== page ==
In his book 1 out of 10, Peter Hyman, the Blair aide who left Number 10 to become a teacher, lists 15 plans, projects or strategies that his school was supposed to tackle all at the same time. Which, he asks, are meant to take priority? Health or "citizenship action"? Behaviour or "leadership improvement"? Homework or "work-related action"?
As Mr Hyman learned, heads and teachers in England spend too long responding to ministerial initiatives and, in particular, bidding for pots of money to do things they are already doing, or planning to do anyway. The Government, he concluded, should provide the hardware (funding, buildings, the qualifications framework) and help design the operating system (diversity, parental choice), while leaving the software (teaching and learning) to schools.
Sounds good, but it won't happen. As the Gordon Brown era begins in Westminster, Labour and the Tories are arguing over the merits of setting versus streaming. Mr Brown has promised to stamp out bullying and improve behaviour. He wants "a personal learning guide or coach" (is this the same as a tutor?) for every pupil, a business partner for every school, after-school tuition, "rigour in teaching methods", communication and teamwork skills, and good manners.
Some may find it encouraging that the youthful Ed Balls has been appointed to the new Department for Children, Schools and Families south of the border. Alas, it is Mr Balls's first cabinet post, so he will want to get himself mentioned in the papers. I don't see him keeping his hands off the software. Rather, the scope of his departmental brief suggests he will be the minister for poking his nose into everybody's business.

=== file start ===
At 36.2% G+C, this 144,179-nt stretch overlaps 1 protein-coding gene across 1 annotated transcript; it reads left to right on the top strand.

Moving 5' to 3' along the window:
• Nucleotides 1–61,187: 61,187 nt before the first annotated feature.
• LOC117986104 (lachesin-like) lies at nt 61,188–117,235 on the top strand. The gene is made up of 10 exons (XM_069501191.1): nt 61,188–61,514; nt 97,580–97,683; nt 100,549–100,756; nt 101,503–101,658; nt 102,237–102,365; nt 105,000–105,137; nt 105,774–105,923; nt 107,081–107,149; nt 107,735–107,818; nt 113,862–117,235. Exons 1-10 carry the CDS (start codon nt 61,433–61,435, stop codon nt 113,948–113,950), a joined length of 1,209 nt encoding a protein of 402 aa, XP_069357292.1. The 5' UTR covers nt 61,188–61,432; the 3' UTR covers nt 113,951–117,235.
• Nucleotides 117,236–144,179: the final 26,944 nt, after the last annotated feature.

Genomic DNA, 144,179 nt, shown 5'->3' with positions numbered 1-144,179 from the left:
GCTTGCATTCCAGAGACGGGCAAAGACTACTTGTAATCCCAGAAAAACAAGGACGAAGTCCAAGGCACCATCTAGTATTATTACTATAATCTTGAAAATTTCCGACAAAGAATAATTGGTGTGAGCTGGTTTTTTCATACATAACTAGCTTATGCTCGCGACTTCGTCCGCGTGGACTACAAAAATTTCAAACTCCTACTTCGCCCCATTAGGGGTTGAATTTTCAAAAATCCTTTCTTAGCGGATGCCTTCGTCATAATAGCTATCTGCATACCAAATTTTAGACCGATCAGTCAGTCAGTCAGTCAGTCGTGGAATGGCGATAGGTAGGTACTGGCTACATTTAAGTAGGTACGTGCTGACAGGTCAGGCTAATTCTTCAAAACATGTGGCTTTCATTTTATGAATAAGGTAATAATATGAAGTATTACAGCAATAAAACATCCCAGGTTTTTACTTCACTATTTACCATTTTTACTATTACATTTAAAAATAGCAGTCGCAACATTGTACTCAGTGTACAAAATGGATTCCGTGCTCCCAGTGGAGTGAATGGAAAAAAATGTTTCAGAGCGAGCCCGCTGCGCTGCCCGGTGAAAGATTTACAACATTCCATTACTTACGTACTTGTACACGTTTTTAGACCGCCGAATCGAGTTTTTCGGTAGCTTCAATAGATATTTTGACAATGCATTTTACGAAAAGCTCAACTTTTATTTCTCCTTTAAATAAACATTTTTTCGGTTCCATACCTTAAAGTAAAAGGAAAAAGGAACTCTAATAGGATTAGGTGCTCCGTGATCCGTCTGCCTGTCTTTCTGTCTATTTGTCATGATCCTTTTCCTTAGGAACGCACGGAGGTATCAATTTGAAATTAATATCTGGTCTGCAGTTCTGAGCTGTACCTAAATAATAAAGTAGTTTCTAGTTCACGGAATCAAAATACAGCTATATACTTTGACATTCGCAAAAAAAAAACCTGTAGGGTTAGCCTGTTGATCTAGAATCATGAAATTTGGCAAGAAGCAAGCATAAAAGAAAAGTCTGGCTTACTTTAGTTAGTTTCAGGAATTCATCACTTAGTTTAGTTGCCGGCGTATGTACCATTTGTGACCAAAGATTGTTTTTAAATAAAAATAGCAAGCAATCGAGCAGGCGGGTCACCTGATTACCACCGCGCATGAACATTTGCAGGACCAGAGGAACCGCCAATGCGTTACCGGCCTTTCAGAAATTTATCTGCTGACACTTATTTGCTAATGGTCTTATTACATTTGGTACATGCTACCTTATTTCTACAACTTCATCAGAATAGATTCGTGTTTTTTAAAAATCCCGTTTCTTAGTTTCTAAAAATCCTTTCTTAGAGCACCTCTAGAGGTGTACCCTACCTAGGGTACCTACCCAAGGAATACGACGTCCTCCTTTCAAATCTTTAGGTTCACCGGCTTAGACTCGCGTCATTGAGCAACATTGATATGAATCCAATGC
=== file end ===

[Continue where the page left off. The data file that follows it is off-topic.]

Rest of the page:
Politicians have abdicated responsibility for most areas that used to preoccupy them. They no longer set exchange or interest rates. They do not tell banks how much they can lend, limit the amount of money we can take abroad or set tariffs and quotas on imports. They no longer run utilities such as gas, electricity and telephones. They play no role in industrial relations. Instead, they micromanage public services: education, health and policing dominate the political psychodrama in the way the pound once did.
While calls for greater regulation of supermarkets and private equity firms go unheeded, Mr Brown enlists their bosses to join his new National Council for Educational Excellence, so they can "play a bigger part in support of our schools". In other words, they can tell schools what to do, while they are only restrained, if at all, by "voluntary codes".
Mr Brown has a good sense of educational priorities. He knows he needs to do more for the bottom 40 per cent funding, encouragement and a common diploma for 14 to 18-year-olds. But what we'll get are targets, tests, action programmes and bundles of fivers for anyone who signs up to a minister's latest bright idea.
Politicians can thus appear usefully occupied, control the news agenda and take credit for any success. In hoping for something better, Mr Hyman forgot the lessons he learned at Number 10.
Peter Wilby is a former editor of the New Statesman